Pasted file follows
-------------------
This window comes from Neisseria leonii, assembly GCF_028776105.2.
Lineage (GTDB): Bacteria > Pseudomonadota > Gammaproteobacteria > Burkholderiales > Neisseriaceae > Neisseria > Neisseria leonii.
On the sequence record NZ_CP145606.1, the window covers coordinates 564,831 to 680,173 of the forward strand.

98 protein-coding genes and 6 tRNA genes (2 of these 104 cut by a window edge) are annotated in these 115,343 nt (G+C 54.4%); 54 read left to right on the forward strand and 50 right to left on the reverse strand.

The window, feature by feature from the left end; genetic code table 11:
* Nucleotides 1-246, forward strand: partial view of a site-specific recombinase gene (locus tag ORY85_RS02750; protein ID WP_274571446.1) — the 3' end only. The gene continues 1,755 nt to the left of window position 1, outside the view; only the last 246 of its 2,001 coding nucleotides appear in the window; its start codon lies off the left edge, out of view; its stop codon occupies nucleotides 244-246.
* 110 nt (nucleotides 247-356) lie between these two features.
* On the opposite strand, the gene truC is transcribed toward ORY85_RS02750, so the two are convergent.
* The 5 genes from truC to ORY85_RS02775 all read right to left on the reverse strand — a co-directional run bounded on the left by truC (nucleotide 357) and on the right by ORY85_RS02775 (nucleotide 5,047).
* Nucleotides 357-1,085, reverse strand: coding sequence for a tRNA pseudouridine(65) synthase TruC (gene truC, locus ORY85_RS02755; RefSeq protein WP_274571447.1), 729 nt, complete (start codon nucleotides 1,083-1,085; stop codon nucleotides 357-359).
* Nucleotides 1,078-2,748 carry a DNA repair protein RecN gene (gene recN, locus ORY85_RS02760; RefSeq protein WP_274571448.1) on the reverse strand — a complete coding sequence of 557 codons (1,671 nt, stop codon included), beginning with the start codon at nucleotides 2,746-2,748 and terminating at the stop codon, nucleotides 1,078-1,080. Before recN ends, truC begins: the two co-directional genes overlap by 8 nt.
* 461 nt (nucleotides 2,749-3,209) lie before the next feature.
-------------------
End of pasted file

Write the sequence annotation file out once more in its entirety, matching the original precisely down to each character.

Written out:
This window comes from Neisseria leonii, assembly GCF_028776105.2.
Lineage (GTDB): Bacteria > Pseudomonadota > Gammaproteobacteria > Burkholderiales > Neisseriaceae > Neisseria > Neisseria leonii.
On the sequence record NZ_CP145606.1, the window covers coordinates 564,831 to 680,173 of the forward strand.

98 protein-coding genes and 6 tRNA genes (2 of these 104 cut by a window edge) are annotated in these 115,343 nt (G+C 54.4%); 54 read left to right on the forward strand and 50 right to left on the reverse strand.

The window, feature by feature from the left end; genetic code table 11:
* Nucleotides 1-246, forward strand: partial view of a site-specific recombinase gene (locus tag ORY85_RS02750; protein ID WP_274571446.1) — the 3' end only. The gene continues 1,755 nt to the left of window position 1, outside the view; only the last 246 of its 2,001 coding nucleotides appear in the window; its start codon lies off the left edge, out of view; its stop codon occupies nucleotides 244-246.
* 110 nt (nucleotides 247-356) lie between these two features.
* On the opposite strand, the gene truC is transcribed toward ORY85_RS02750, so the two are convergent.
* The 5 genes from truC to ORY85_RS02775 all read right to left on the reverse strand — a co-directional run bounded on the left by truC (nucleotide 357) and on the right by ORY85_RS02775 (nucleotide 5,047).
* Nucleotides 357-1,085, reverse strand: coding sequence for a tRNA pseudouridine(65) synthase TruC (gene truC, locus ORY85_RS02755; RefSeq protein WP_274571447.1), 729 nt, complete (start codon nucleotides 1,083-1,085; stop codon nucleotides 357-359).
* Nucleotides 1,078-2,748 carry a DNA repair protein RecN gene (gene recN, locus ORY85_RS02760; RefSeq protein WP_274571448.1) on the reverse strand — a complete coding sequence of 557 codons (1,671 nt, stop codon included), beginning with the start codon at nucleotides 2,746-2,748 and terminating at the stop codon, nucleotides 1,078-1,080. Before recN ends, truC begins: the two co-directional genes overlap by 8 nt.
* 461 nt (nucleotides 2,749-3,209) lie before the next feature.